But the club have lost confidence in his abilities to do that for a second successive season.

Hereford chairman David Keyte said: 'Although
everybody has been working very hard, we felt we needed someone fresh to
get things going for the remaining 12 matches.'

Hereford are expected to make an announcement about a new first-team manager later today.

Jamie Pitman sacked by Hereford

League Two strugglers Hereford axe boss Pitman amid relegation fears

Hereford have sacked manager Jamie Pitman – despite beating AFC Wimbledon 2-1 at the weekend.

Axed: Hereford United have sacked manager Jamie Pitman

Axed: Hereford United have sacked manager Jamie Pitman

The League Two strugglers are just two places and two points above the relegation zone.

A club statement read: 'Hereford United have decided to relieve Jamie Pitman of his first-team managerial duties.

'The club directors have decided to make the change after a disappointing run of results which has left the team 21st in League Two.'

Pitman's dismissal ends the 36-year-old's lengthy association with Hereford.

A former midfielder who enjoyed two playing spells with the Bulls between 1996-98 and 2002-06, Pitman was promoted from club physio in October 2010 and placed in temporary charge of team affairs following the sacking of Simon Davey.

Just two months later he was handed the reins until the end of the 2010/11 campaign following a successful start to his tenure.

Football League blog

And Pitman was rewarded further last April when he penned a two-year contract before duly going on to stave off relegation and keep Hereford in League Two.

But the club have lost confidence in his abilities to do that for a second successive season.

Hereford chairman David Keyte said: 'Although
everybody has been working very hard, we felt we needed someone fresh to
get things going for the remaining 12 matches.'

Hereford are expected to make an announcement about a new first-team manager later today.

Six Nations 2012: Charlie Hodgson set for England recall

Right Charlie! Hodgson set for England recall after Flood blow

Charlie Hodgson last started a Test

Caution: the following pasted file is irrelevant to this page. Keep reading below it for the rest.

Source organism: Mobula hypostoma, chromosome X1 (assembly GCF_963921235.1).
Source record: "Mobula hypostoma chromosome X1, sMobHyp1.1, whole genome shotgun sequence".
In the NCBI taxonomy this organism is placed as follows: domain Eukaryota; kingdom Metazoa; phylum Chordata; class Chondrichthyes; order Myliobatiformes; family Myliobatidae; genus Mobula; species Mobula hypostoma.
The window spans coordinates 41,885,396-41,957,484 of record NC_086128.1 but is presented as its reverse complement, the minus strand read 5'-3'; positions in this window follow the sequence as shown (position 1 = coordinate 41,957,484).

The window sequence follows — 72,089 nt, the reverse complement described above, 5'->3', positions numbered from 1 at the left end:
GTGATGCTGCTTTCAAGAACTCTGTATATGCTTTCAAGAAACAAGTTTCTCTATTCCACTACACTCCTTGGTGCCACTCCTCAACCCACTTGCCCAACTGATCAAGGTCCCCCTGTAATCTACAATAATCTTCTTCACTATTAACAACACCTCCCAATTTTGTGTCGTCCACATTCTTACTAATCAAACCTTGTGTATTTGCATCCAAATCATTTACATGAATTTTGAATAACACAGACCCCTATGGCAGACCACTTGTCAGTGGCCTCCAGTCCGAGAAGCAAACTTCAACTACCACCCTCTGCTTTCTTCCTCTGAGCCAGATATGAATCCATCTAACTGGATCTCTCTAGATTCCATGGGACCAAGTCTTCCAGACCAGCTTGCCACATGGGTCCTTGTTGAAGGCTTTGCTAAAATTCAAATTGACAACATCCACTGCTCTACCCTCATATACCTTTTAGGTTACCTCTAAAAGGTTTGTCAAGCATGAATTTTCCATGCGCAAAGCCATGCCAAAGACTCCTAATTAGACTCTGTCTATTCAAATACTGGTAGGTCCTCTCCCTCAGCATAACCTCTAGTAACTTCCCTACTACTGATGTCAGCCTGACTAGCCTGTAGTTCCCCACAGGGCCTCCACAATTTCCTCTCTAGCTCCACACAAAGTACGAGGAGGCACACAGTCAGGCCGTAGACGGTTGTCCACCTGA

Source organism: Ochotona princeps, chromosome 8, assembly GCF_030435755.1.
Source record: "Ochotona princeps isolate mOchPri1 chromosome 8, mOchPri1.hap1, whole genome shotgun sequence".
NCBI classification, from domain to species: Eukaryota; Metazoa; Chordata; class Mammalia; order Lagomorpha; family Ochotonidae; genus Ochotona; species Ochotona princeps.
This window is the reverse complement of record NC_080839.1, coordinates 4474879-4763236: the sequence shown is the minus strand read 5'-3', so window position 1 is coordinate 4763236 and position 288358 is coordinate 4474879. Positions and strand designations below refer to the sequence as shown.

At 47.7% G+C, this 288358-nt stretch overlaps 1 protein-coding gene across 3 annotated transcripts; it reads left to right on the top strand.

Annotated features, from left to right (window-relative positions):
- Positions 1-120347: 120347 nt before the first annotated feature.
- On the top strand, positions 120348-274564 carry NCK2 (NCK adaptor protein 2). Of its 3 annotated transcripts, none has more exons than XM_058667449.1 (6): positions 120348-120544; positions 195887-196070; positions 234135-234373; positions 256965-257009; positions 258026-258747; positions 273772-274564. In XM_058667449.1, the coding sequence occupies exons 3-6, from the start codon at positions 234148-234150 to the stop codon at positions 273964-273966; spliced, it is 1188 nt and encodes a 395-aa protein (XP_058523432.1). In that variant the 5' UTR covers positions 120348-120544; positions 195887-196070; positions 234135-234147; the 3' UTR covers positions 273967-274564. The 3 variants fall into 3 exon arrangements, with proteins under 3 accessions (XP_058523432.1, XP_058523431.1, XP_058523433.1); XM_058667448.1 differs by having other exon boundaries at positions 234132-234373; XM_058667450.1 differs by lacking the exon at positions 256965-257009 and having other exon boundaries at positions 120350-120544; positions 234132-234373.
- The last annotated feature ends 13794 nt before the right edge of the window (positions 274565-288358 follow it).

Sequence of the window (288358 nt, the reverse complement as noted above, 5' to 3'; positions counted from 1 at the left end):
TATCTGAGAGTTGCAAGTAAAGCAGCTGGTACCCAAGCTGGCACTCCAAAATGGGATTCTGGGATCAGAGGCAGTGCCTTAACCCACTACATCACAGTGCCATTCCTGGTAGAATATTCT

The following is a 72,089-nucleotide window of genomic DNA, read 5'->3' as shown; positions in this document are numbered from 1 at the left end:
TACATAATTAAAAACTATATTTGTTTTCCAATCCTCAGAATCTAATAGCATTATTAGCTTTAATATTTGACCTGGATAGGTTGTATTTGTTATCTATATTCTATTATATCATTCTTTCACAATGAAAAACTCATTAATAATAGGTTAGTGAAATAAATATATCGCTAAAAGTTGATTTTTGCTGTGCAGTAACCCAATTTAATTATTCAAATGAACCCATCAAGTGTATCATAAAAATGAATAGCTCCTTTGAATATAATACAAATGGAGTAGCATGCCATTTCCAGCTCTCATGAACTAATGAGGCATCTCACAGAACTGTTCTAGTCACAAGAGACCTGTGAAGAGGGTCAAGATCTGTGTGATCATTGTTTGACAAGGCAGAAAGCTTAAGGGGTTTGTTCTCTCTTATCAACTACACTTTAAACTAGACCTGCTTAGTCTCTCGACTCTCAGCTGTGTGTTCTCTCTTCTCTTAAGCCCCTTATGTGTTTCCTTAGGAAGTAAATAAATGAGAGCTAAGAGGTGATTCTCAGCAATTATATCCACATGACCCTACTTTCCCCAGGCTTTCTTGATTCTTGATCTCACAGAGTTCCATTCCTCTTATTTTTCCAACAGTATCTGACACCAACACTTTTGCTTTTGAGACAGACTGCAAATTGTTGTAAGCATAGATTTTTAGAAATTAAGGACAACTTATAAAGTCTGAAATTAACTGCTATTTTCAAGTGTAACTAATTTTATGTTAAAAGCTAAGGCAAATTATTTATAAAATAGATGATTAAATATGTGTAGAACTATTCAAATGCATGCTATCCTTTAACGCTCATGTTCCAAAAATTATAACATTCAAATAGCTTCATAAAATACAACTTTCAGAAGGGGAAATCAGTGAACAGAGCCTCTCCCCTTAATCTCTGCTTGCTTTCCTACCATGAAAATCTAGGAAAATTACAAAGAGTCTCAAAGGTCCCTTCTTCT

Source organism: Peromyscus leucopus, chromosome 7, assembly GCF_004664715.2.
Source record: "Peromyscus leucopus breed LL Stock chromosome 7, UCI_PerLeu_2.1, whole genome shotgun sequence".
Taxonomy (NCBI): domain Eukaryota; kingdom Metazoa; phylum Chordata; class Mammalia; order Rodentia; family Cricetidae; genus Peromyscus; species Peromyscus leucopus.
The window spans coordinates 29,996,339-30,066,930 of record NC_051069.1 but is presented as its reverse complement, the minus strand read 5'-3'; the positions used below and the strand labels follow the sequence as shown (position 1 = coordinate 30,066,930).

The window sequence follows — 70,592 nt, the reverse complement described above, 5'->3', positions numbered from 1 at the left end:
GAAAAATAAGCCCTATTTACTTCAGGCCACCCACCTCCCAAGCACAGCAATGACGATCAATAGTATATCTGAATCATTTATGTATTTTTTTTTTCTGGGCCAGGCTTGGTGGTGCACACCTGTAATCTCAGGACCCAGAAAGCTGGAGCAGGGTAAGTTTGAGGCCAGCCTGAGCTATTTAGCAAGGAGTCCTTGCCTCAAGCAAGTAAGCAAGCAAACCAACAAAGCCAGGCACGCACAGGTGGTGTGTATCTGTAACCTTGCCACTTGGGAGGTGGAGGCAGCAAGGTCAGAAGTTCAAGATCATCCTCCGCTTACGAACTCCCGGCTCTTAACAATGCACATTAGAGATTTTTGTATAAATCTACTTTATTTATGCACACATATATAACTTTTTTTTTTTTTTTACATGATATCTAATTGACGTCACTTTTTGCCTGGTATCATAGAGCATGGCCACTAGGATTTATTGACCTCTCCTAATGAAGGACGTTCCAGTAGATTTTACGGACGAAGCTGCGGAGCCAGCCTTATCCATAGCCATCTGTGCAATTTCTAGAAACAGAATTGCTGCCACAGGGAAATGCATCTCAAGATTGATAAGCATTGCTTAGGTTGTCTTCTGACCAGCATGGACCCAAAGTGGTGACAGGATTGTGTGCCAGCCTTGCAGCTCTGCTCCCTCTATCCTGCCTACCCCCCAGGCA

for England three-and-a-half years ago, but in a week when other
30-something players have refused to abandon their international
careers, his may be about to take a major twist.

Sportsmail understands that the
Saracens fly-half has strongly considered retiring from Test rugby in
order to allow the next generation of No 10s to emerge. However, if the
31-year-old had resolved to quit, he is surely having a re-think now.
All of a sudden, more caps appear to be within his grasp.

He can handle it: Hodgson could step in for England after Flood's injury

He can handle it: Hodgson could step in for England after Flood's injury

Last month, Jonny Wilkinson announced he was standing down from England duties. That removed the incumbent fly-half from the national team and Toby Flood was primed to reclaim the position which had been his for more than a year from March 2010.

Now his participation in the early part of the Six Nations is thought to be in jeopardy. As exclusively revealed by Sportsmail yesterday, the 26-year-old has a knee injury and is expected to be missing from the Leicester team to play Wasps at Welford Road tomorrow, with Billy Twelvetrees on standby to deputise. Flood could be out for six weeks.

At every turn, there are gifted rookies jostling for the right to step up and take on the conductor’s role in the England team. Principal among them is Owen Farrell, the Saracens stand-off and son of England assistant coach Andy. His remarkable goal-kicking prowess suggests he is all but impervious to pressure at the age of 20.

Farrell Jnr could be entrusted with orchestrating England’s attacking game in the Six Nations opener, but a Calcutta Cup clash in Scotland is an occasion which could significantly harm an over-exposed young talent. Furthermore, this is not an isolated matter of identifying the man to wear the No 10 shirt.

The entire England midfield is in a state of flux. So much for best-laid plans. Interim head coach Stuart Lancaster had identified a 10-12-13 combination of Flood, Farrell and Manu Tuilagi as the right blend of experience and youthful energy, line-breaking potency, playmaking authority and kicking class. Instead, he is bracing himself to be without the injured Tuilagi for the trips to Edinburgh and Rome, while Flood’s damaged knee may also leave a void.

Injury blow: Flood could be out for six weeks

Injury blow: Flood could be out for six weeks

So Hodgson is back on the radar. That
last start in a Test came in Auckland in June, 2008, when he was
targeted by the marauding All Black centre, Ma’a Nonu. His defensive deficiencies were exposed and it appeared that his England career was
over.

Yet, he worked on his tackling and eventually forced his way back
into contention, playing against the Barbarians and in midweek tour
matches in Australia and New Zealand in 2010.

There were replacement appearances that autumn and as recently as last
summer, but he remained firmly behind Flood and Wilkinson in the ranks.

Now, if Lancaster does need to install a stop-gap fly-half for the
start of the championship, he must consider Hodgson, who remains the
finest distributor in the domestic game. The national coach may even
choose to fill the holes in midfield with a ready-made unit from
Saracens in the form of Hodgson at 10, Brad Barritt at 12 and Farrell
at 13.

Saracens have often lamented the fact that their players have been
largely overlooked by England. Soon, there may be a mass exodus for the
Six Nations squad, with Hodgson, Farrell, Barritt, Matt Stevens,
Mouritz Botha, Andy Saull, Dave Strettle — and possibly Ben Spencer and
Alex Goode — all in the mix.

Jordan Turner-Hall of Harlequins and Twelvetrees could be considered for